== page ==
We need not however, over emphasize the fact that while it is desirable that evidence of relevant witnesses should always be given where necessary, we nonetheless think that where the evidence is available and proves the prosecution case to the required standard, the absence of such other evidence would not, as a rule, be fatal to the conviction of the accused. All must depend on the circumstances of each case and the weight of the evidence presented.
Police officers and crime busters, most of the time use informers to gather information regarding crime. The informers are normally secretive as they go about their business and to open them up by calling them as witnesses in open court would certainly blow up their cover, compromise them and expose them to danger. That will defeat the very purpose for which they exist. That is why they are never called or are rarely called as witnesses. There was therefore no reason for prosecution or indeed the court to have departed from this tradition. In any case, what value would have been attached to the informer’s evidence? He would simply have reiterated the evidence of PW4.
As for Christine, the evidence on record suggests that she came to the scene long after the robbery had been committed and the robbers had bolted. Her role was limited to untying the hands of PW1 and PW2 and thereafter making a phone call to PW3 reporting the alleged robbery. What would have been the probative value of such evidence? None. PC Wamalwa in the company of PW4 visited the locus of the robbery. PW4 having testified in that regard, the evidence of PC Wamalwa would only have been repetitive. Finally, the evidence of PW3’s wife would have been superfluous as she was away when the robbery was committed.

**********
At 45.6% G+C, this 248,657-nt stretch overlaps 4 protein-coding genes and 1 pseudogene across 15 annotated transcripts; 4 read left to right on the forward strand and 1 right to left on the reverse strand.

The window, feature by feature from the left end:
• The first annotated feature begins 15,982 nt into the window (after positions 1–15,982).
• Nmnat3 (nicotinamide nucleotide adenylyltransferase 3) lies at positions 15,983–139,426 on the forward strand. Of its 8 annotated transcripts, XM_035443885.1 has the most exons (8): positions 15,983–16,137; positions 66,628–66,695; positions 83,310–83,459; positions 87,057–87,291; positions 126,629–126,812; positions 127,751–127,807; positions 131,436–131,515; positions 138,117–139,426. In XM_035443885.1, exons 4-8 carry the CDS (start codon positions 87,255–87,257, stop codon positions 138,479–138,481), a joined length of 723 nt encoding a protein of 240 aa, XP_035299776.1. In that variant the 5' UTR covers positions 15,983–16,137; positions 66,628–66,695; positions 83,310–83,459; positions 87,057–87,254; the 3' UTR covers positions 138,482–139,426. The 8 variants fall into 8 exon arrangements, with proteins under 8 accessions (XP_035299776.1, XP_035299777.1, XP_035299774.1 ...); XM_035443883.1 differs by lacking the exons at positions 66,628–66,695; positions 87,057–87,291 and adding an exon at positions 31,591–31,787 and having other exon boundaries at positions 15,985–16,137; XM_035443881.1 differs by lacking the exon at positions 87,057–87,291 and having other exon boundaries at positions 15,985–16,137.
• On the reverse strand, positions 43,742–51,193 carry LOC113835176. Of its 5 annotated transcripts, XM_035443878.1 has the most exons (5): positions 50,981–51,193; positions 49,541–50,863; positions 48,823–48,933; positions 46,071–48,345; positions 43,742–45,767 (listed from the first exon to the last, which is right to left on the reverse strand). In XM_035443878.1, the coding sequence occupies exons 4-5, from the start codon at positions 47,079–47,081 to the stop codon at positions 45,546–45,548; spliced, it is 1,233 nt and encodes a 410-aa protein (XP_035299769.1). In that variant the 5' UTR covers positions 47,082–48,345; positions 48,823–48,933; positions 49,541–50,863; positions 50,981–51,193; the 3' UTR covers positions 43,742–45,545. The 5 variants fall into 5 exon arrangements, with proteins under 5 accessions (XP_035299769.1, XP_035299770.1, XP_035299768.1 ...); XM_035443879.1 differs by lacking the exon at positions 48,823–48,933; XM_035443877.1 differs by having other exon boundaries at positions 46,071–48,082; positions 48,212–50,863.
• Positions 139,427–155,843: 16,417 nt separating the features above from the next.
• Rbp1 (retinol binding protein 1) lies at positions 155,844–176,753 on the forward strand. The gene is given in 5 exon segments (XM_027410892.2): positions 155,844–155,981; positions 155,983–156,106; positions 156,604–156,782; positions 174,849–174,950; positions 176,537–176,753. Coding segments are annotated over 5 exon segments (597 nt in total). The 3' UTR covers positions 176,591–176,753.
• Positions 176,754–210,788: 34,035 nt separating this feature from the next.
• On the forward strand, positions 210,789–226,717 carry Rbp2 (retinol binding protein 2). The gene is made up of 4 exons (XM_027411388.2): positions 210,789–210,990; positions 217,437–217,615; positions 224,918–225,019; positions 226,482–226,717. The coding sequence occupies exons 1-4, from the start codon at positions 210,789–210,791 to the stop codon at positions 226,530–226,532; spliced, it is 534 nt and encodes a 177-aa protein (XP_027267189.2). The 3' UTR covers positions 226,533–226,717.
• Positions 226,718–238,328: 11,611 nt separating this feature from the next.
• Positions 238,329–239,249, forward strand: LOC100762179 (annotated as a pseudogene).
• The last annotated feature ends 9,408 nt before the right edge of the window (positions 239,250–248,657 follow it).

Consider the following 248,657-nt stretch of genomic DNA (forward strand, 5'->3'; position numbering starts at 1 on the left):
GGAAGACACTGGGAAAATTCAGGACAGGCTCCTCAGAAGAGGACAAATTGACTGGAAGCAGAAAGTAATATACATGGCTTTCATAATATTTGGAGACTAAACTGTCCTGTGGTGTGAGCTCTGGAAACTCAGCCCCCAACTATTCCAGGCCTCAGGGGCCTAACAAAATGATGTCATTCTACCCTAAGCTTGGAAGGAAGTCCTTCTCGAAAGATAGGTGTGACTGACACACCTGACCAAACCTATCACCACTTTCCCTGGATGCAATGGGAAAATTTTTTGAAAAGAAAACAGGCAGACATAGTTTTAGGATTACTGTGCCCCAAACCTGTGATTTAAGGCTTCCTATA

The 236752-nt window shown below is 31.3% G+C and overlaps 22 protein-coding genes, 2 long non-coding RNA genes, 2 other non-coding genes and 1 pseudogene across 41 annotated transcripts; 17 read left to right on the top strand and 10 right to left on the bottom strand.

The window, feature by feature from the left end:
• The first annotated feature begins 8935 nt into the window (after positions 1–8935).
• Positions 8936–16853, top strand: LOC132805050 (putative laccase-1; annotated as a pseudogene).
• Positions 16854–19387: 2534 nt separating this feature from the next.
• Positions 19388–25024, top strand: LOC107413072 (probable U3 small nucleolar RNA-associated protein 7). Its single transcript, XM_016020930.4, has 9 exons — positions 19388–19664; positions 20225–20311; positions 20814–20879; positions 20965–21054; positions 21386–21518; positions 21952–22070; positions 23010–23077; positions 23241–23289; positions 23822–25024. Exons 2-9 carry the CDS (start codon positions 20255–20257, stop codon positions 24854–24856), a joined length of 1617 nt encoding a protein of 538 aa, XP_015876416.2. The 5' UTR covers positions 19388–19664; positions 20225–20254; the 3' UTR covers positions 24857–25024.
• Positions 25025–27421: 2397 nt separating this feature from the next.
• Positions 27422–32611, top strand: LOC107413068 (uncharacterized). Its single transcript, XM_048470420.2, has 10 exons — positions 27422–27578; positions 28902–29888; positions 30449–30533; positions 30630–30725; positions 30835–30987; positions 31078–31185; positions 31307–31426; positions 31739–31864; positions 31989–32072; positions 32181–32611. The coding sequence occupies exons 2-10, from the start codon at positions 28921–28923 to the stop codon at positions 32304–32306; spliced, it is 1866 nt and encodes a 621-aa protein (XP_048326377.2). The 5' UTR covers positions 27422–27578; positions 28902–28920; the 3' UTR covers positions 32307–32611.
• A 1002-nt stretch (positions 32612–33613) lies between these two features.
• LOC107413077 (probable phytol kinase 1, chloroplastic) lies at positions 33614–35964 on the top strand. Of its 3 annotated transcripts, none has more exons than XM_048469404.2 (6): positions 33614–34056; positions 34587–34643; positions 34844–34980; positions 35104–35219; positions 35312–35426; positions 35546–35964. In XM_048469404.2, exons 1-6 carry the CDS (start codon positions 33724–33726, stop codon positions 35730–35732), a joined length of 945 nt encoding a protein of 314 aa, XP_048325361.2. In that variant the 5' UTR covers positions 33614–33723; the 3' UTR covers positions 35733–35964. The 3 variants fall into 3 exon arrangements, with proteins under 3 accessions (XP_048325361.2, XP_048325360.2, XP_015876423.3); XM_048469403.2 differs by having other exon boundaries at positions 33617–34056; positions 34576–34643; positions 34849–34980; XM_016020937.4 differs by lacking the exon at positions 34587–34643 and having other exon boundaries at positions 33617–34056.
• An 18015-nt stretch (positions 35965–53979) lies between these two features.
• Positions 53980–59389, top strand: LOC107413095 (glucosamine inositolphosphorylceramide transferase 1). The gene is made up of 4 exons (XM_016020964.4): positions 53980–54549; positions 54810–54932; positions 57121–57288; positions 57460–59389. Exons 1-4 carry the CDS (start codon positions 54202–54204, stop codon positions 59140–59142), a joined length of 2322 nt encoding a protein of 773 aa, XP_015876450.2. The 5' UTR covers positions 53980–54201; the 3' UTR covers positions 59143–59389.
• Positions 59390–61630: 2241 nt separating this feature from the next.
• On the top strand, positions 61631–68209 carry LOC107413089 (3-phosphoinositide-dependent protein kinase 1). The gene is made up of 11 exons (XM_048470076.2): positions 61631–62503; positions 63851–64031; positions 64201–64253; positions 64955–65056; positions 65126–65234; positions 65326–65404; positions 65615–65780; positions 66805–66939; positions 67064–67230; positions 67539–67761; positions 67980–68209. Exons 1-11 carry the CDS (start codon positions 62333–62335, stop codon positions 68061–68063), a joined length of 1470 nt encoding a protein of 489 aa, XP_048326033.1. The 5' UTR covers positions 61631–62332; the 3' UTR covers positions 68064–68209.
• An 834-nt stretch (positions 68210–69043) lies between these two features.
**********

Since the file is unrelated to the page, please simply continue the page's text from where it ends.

On the whole, we are satisfied that the evidence of these witnesses was not necessary and would have added little value to the prosecution case. Accordingly, the absence of these pieces of evidence was not fatal to the appellant’s conviction.
Otherwise, we have been persuaded that both the trial magistrate and justices of the High Court erred in law in their conclusions with regard to the re-appraisal of evidence as well as on question of identification of the appellant. In the result, the appeal has merit and is accordingly allowed. The conviction is quashed and the sentence imposed set aside. The appellant shall be set at liberty forthwith unless otherwise lawfully held.
Dated and delivered at Mombasa this 11th day of March 2016
JUDGE OF APPEAL
JUDGE OF APPEAL
JUDGE OF APPEAL
I certify that this is a true copy of the original.